It is said that man’s most powerful tool is the pen. Words have a huge role to play in upholding systems of oppression; men have used sexist discourse to subjugate women for centuries. It is this reason that projects like Sister Library are so important. Women authors, just by writing through their own consciousness, play a part in dismantling the patriarchy. Sister Library aims to create a space where women authors can be read, and where people feel comfortable exploring non-conforming literary works. It would be the first community-owned feminist library.

To support this project, Feminism in India conducted an online interview with Sister Library’s Aqui Thami to find out more about the team and its aims. Aqui Thami has worked on several projects such as The Dharavi Art Room, an initiative that utilises art to support and empower children and women in Dharavi, and The Bombay Underground, a project that helps keep the ‘underground alive’. Sister Library is her most recent project and reflects her passion for uplifting women artists.

Image source: CNBC

While the library has travelled across India to different cities, the team hopes to secure a more stable plan for the library. Sister Library is holding a fundraiser for a permanent space in Bombay so that they can turn it into an actual physical place that celebrates women authors and creative artists.

Beverly Devakishen: How did the idea for Sister Library come about?

Aqui Thami: Through many reading interventions that we (bombay underground) executed in many different parts of the city I realised that people were not reading women. Works of women were looked at as a subcategory and was limited to that. This troubled me and I looked at my own collection. only to find it heavily disproportionate. My collection had less than 20% female authors and since that day I made a very conscious decision to read women exclusively.

Works of women were looked at as a subcategory and was limited to that.

This was 5 years back. As the collection grew, so did my desire to share these amazing works with people. that was how the work initiated.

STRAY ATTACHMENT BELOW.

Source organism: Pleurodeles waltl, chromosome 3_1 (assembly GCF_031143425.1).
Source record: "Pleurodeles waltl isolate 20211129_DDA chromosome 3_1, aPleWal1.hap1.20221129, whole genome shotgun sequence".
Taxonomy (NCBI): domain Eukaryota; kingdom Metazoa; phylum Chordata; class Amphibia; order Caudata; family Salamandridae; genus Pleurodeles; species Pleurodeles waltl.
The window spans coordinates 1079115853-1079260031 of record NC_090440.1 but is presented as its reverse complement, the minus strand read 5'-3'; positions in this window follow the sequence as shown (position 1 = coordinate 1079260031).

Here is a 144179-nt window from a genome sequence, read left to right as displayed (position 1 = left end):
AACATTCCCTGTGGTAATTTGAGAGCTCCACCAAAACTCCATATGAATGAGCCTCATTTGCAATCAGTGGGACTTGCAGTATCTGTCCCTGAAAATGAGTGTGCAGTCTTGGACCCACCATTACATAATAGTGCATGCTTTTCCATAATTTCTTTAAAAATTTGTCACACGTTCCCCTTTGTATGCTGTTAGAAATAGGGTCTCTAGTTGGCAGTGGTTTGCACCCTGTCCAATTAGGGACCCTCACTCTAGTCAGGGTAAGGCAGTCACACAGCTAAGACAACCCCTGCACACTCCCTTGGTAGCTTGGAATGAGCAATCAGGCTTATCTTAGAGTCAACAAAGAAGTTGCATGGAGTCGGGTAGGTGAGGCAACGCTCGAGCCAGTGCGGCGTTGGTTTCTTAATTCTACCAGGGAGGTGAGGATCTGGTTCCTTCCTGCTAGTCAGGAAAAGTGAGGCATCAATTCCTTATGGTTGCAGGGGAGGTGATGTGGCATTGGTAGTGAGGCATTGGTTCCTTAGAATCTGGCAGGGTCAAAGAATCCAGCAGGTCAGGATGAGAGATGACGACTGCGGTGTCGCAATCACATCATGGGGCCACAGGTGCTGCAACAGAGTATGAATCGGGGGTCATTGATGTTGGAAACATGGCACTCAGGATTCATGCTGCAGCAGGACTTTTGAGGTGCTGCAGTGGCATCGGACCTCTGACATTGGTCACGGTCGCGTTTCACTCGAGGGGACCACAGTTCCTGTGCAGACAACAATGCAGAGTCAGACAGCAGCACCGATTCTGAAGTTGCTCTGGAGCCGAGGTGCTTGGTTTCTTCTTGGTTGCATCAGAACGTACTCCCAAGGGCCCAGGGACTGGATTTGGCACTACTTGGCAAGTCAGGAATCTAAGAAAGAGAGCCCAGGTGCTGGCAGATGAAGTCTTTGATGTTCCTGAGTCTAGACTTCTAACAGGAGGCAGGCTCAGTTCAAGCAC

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BD: Why do you think reading women authors so important to so many of us?

AT: Because women’s experiences are shaped by gender and therefore their works carry that perspective which in so many ways are unrelatable and jarring to many people (even today) because we have internalized male perspectives to the extent of invalidating perspectives that challenge the norm.

To me personally, reading women has changed the way I look at the world. It has also helped immensely with my practice. I cannot stress enough on reading works of feminist foremothers, many of the challenges we face today have been critically examined and articulated. It allows us a space to ideate ways of change making.

BD: What are your hopes for Sister Library in the future?

AT: In the future, i do want a permanent space for SL so as to become a lending library and have a space for everyone who would want to read women. I’m sure there will be people from many different places visiting the library the idea is that it becomes a space where people from all walks of life are welcomed to celeberate women.

we have internalized male perspectives to the extent of invalidating perspectives that challenge the norm.

This doesn’t mean that the travelling will stop. I would still want to keep touring to many places especially small towns 

BD: Can you tell us more about the space that you are hoping to get for Sister Library? 

AT: Sister Library the (art) work is about celebrating works of women as well as an act of reclaiming libraries – celebrating works that don’t find mention in the mainstream media and re-examining the idea of what a library could be.

SL will be the first ever community-owned feminist library in India Shifting ideas around spaces of knowledge production and distribution thereby dismantling epistemological hierarchies.

Lorde, do we need a feminist library in this country! Please have everybody contribute to make this space possible.

BD: How are art and literature important to feminism?

AT: Years and years of violence and subjugation can break the spirits, anybody, we need art to keep us going to share the change we envision that it doesn’t have to be this way.

Also read: In Conversation With Meghna Chaudhury: The Co-Founder Of The Irrelevant Project

FII thanks Aqui Thami for taking out time to do the interview. You can follow The Sister Library on Instagram and Twitter.

Featured Image Source: CNBC

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